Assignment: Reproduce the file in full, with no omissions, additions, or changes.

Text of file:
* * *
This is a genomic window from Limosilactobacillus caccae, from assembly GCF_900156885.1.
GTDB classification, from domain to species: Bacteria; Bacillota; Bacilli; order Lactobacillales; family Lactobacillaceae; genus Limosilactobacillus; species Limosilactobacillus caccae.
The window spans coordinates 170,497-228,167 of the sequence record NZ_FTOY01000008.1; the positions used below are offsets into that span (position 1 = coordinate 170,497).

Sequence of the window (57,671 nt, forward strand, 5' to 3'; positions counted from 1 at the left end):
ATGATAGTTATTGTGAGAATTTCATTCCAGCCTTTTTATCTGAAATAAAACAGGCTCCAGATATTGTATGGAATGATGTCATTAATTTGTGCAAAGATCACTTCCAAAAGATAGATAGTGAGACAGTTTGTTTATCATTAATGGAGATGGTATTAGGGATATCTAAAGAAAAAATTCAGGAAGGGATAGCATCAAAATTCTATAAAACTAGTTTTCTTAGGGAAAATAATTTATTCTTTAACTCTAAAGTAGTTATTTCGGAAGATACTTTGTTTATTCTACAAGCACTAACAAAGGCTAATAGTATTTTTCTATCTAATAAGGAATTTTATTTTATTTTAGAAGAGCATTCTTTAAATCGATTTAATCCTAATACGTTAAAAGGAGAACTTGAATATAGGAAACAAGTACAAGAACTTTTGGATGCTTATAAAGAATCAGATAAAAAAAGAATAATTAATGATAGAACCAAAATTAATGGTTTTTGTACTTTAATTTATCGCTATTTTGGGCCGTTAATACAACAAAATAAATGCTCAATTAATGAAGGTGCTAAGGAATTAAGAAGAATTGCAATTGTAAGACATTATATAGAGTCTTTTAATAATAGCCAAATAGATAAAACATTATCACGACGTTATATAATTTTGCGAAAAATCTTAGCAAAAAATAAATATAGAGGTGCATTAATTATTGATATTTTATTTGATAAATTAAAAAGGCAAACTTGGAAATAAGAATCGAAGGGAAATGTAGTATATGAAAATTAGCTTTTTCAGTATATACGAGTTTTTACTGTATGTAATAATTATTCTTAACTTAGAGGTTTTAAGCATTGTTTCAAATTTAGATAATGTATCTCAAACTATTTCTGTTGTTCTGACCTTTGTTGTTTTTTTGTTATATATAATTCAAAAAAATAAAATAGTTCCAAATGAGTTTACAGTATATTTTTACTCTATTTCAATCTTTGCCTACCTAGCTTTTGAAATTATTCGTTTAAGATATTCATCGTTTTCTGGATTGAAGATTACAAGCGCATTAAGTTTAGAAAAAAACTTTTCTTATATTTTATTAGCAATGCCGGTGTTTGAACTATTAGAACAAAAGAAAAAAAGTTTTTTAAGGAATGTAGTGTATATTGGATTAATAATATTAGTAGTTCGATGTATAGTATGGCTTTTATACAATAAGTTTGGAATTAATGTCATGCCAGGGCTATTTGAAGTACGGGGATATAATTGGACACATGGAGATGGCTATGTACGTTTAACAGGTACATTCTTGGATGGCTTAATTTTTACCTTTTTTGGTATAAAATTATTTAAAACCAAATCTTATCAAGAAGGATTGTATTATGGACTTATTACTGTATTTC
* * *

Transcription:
This is a genomic window from Limosilactobacillus caccae, from assembly GCF_900156885.1.
GTDB classification, from domain to species: Bacteria; Bacillota; Bacilli; order Lactobacillales; family Lactobacillaceae; genus Limosilactobacillus; species Limosilactobacillus caccae.
The window spans coordinates 170,497-228,167 of the sequence record NZ_FTOY01000008.1; the positions used below are offsets into that span (position 1 = coordinate 170,497).

Sequence of the window (57,671 nt, forward strand, 5' to 3'; positions counted from 1 at the left end):
ATGATAGTTATTGTGAGAATTTCATTCCAGCCTTTTTATCTGAAATAAAACAGGCTCCAGATATTGTATGGAATGATGTCATTAATTTGTGCAAAGATCACTTCCAAAAGATAGATAGTGAGACAGTTTGTTTATCATTAATGGAGATGGTATTAGGGATATCTAAAGAAAAAATTCAGGAAGGGATAGCATCAAAATTCTATAAAACTAGTTTTCTTAGGGAAAATAATTTATTCTTTAACTCTAAAGTAGTTATTTCGGAAGATACTTTGTTTATTCTACAAGCACTAACAAAGGCTAATAGTATTTTTCTATCTAATAAGGAATTTTATTTTATTTTAGAAGAGCATTCTTTAAATCGATTTAATCCTAATACGTTAAAAGGAGAACTTGAATATAGGAAACAAGTACAAGAACTTTTGGATGCTTATAAAGAATCAGATAAAAAAAGAATAATTAATGATAGAACCAAAATTAATGGTTTTTGTACTTTAATTTATCGCTATTTTGGGCCGTTAATACAACAAAATAAATGCTCAATTAATGAAGGTGCTAAGGAATTAAGAAGAATTGCAATTGTAAGACATTATATAGAGTCTTTTAATAATAGCCAAATAGATAAAACATTATCACGACGTTATATAATTTTGCGAAAAATCTTAGCAAAAAATAAATATAGAGGTGCATTAATTATTGATATTTTATTTGATAAATTAAAAAGGCAAACTTGGAAATAAGAATCGAAGGGAAATGTAGTATATGAAAATTAGCTTTTTCAGTATATACGAGTTTTTACTGTATGTAATAATTATTCTTAACTTAGAGGTTTTAAGCATTGTTTCAAATTTAGATAATGTATCTCAAACTATTTCTGTTGTTCTGACCTTTGTTGTTTTTTTGTTATATATAATTCAAAAAAATAAAATAGTTCCAAATGAGTTTACAGTATATTTTTACTCTATTTCAATCTTTGCCTACCTAGCTTTTGAAATTATTCGTTTAAGATATTCATCGTTTTCTGGATTGAAGATTACAAGCGCATTAAGTTTAGAAAAAAACTTTTCTTATATTTTATTAGCAATGCCGGTGTTTGAACTATTAGAACAAAAGAAAAAAAGTTTTTTAAGGAATGTAGTGTATATTGGATTAATAATATTAGTAGTTCGATGTATAGTATGGCTTTTATACAATAAGTTTGGAATTAATGTCATGCCAGGGCTATTTGAAGTACGGGGATATAATTGGACACATGGAGATGGCTATGTACGTTTAACAGGTACATTCTTGGATGGCTTAATTTTTACCTTTTTTGGTATAAAATTATTTAAAACCAAATCTTATCAAGAAGGATTGTATTATGGACTTATTACTGTATTTC